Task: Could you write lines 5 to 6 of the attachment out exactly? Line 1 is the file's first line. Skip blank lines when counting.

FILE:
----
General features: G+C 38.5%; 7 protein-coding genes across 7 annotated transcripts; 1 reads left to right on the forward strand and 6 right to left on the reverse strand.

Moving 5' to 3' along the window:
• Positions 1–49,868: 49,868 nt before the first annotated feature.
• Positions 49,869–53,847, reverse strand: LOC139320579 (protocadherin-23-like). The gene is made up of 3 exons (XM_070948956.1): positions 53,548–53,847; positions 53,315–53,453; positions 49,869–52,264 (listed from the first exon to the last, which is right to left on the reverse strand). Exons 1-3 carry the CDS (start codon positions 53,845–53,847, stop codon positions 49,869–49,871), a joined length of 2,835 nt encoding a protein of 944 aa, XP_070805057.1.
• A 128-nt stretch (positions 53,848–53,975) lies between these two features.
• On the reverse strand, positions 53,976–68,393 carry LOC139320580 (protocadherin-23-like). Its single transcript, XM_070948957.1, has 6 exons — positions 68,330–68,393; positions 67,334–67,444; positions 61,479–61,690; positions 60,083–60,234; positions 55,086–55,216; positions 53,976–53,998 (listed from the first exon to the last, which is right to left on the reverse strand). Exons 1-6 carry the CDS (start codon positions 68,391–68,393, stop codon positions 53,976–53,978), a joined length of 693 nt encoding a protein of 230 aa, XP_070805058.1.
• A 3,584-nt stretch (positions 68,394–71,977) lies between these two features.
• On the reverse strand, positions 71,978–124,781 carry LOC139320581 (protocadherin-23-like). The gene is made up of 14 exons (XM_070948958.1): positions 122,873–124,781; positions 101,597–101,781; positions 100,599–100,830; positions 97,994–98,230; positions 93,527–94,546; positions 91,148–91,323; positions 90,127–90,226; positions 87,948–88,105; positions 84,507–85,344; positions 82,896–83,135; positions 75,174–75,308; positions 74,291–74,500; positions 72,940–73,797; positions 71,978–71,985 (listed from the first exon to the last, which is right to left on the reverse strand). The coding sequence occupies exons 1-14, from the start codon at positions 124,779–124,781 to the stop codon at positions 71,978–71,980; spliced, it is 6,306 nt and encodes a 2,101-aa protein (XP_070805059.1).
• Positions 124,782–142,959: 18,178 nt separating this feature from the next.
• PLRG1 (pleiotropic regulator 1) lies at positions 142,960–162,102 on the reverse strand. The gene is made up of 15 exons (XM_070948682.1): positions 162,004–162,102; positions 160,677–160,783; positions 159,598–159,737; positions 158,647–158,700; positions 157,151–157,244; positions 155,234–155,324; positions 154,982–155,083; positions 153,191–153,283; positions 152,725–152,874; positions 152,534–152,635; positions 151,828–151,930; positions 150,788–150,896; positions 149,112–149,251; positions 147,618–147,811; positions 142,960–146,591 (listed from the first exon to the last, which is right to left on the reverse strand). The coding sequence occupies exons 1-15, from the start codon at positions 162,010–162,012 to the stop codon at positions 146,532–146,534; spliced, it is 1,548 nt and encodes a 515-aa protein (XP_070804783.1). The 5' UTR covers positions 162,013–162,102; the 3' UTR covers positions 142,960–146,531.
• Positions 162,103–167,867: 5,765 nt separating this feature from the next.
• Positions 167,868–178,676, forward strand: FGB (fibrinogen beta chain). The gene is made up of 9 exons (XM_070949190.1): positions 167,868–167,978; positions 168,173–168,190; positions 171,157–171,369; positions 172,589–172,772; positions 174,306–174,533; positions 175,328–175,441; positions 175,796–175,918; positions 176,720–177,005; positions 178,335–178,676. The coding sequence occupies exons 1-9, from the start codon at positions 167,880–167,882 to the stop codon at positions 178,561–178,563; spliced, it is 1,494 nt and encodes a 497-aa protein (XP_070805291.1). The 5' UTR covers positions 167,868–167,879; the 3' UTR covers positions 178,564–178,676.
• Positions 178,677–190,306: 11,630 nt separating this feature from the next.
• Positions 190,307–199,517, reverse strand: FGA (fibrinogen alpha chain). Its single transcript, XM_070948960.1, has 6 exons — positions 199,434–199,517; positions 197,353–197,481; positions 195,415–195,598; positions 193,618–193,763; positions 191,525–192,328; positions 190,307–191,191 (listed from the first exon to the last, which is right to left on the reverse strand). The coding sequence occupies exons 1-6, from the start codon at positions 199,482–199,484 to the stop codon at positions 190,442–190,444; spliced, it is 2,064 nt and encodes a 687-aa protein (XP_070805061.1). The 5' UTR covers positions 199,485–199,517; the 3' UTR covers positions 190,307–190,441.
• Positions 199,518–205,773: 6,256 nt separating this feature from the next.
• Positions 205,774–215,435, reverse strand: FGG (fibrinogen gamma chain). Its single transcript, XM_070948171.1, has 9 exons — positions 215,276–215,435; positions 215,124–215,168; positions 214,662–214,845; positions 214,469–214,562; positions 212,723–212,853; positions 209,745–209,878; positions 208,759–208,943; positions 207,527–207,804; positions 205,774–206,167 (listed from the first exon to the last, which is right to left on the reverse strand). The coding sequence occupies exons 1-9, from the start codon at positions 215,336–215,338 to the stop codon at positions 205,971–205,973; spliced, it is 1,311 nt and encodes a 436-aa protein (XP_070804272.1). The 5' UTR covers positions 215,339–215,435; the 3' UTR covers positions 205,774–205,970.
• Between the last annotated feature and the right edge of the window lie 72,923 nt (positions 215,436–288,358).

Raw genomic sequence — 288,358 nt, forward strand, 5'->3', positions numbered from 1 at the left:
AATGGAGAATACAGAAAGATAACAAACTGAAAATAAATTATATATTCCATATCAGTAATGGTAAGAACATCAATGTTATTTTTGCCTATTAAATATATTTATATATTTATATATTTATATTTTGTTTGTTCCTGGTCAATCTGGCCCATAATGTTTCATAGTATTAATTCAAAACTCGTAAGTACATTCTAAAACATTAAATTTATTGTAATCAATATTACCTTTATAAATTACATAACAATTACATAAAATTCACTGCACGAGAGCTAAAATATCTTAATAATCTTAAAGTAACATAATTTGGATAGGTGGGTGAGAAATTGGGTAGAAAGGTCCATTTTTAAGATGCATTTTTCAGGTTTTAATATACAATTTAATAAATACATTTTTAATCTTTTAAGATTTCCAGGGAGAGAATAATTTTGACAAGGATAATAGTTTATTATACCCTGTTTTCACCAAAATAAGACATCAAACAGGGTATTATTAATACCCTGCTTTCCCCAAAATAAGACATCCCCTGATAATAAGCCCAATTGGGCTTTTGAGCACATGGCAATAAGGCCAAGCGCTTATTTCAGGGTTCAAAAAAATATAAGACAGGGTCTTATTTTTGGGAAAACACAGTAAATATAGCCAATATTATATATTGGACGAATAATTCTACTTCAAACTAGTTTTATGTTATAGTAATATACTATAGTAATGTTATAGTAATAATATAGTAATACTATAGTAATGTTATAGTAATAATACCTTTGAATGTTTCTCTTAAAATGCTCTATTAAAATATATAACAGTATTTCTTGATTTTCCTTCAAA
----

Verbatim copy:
• A 128-nt stretch (positions 53,848–53,975) lies between these two features.
• On the reverse strand, positions 53,976–68,393 carry LOC139320580 (protocadherin-23-like). Its single transcript, XM_070948957.1, has 6 exons — positions 68,330–68,393; positions 67,334–67,444; positions 61,479–61,690; positions 60,083–60,234; positions 55,086–55,216; positions 53,976–53,998 (listed from the first exon to the last, which is right to left on the reverse strand). Exons 1-6 carry the CDS (start codon positions 68,391–68,393, stop codon positions 53,976–53,978), a joined length of 693 nt encoding a protein of 230 aa, XP_070805058.1.